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Legislators Keep Programs To Benefit Seniors

The 2016 Colorado Legislature did not pass much new legislation that affects seniors, but they kept many of the programs that benefits older adults without any cuts or changes, which can be considered a “win”. Colorado legislators were faced with balancing a budget, Tabor refunds and maintaining programs to benefit the citizens.

Even when funding is more flexible, advocates are always concerned about maintaining funding for senior programs. Most of the funding is discretionary meaning if legislators need to balance the budget, those programs are often seen as “not necessary”.

The Property Tax Homestead Exemption program was continued. The Homestead Exemption provides for a tax break of 50% of the first $200,000 of value on a personal residence in which the homeowner has lived for ten years and is over the age of 65. Home owners can apply at the county assessor’s office for this tax break. In 2014-15, there was an excess of approximately $1 million in the Homestead Exemption fund which was made available to older adults through the Area Agencies on Aging and will help fund programs such as transportation, home care, and meals on wheels.

The Older Coloradoans Fund was funded at 2015-16 levels, thus allowing local service providers to continue serving the needs of many seniors with services that promote independence in the home and often help to delay the need for long term care services. Funding for these programs is available through the Area Agencies on Aging with a focus on serving those in most economic and social need.

Health Care Policy and Financing was awarded $3 million to serve non-Medicaid individuals 60 and over and whose monthly income is less than 250% of poverty with dental services. Services are provided through 21 grantees throughout the state including federally qualified health centers, private dentists who contract with community agencies, and dentists who are in private practice.

Funding was also maintained for low income seniors whose monthly income is less than $12,953 ($17,560 for a couple) to provide a rebate on rent, heat and/or property taxes. Applications can be made through the Colorado Department of Revenue.

In 2014, many individuals either by their license or the type of institution in which they work were deemed mandatory reporters of elder abuse, neglect and financial exploitation for anyone who was over the age of 70. This year the legislature expanded those same protections to any individual age 18 and over who is identified as an at-risk adult. The group of individuals who are mandatory reporters was also expanded.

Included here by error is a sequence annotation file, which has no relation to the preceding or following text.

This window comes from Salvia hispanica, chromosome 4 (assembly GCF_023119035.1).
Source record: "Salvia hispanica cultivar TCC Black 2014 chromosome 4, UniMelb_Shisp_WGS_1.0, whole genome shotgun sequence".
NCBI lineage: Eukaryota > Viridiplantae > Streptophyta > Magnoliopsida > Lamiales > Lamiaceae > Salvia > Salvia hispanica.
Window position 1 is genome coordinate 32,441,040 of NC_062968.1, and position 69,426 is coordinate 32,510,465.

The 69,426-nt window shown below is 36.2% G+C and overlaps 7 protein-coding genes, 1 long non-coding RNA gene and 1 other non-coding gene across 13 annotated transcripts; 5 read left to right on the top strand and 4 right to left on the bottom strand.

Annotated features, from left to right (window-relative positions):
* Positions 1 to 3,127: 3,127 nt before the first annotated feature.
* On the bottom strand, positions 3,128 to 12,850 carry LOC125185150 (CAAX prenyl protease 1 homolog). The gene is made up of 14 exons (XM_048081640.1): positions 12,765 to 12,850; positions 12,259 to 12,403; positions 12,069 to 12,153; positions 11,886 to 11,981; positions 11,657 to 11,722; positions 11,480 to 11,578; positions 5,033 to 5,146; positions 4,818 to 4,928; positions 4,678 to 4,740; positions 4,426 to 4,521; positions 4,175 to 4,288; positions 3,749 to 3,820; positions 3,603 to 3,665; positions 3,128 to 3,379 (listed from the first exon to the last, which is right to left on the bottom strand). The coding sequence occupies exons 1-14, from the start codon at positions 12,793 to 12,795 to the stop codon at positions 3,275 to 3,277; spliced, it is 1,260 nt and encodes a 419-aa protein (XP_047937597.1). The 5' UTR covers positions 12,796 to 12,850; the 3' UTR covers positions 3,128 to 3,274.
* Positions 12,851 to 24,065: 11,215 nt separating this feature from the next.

More and more people are caring for elders and loved ones in their own homes. The legislature directed a study in late 2015 and passed a bill this session to begin to address the needs of families and those providing care to the disabled and those with chronic conditions. For the next three years, the project is tasked with identifying the needs of families needing respite care, creating a central registry to list respite services, training for those providing respite services, and making it easier to use Medicaid funds to provide respite services.

Transferring title to property that is owned in joint tenancy upon the death of one of the joint tenants was simplified. The surviving joint tenant has to file paperwork with the county clerk to affirm that the individual is deceased. The bill also outlines how creditors can file a claim against the estate and makes new provisions for those who want to challenge the Last Will and Testament.

Suicide in Colorado is high compared to other states, especially among the elderly. The Colorado Department of Public Health has been charged with collecting data to identify ways to reduce suicide rates. While no funding was provided for this mandate, the department is also required to develop a plan to improve training and to develop a plan by July 1, 2019.

County departments of human services process applications for food stamps, Medicaid, Old Age Pension and long term care. Colorado has consistently paid fines to the federal government for taking too long to process the applications and for the inaccuracies in processing applications. Senator Pat Steadman led an effort to require the Colorado Department of Human Services to share bonuses with the counties if the State meets certain requirements for accuracy and timeliness. This should improve benefits for older adults who use these programs.

For more information on these and other bills affecting older adults, call 303-333-3482. Individuals who need assistance with applying for any of the programs are encouraged to call for help and talk with a counselor.

About the Author

Eileen Doherty

Eileen Doherty, MS has been the Executive Director of the Colorado Gerontological Society since 1982. She has more than 40 years of experience in education and training, advocacy, clinical practice, and research in the field of gerontology. She is an adjunct instructor at Fort Hays State University teaching non-profit management. She can be reached at 303-333-3482 or at doherty001@att.net.

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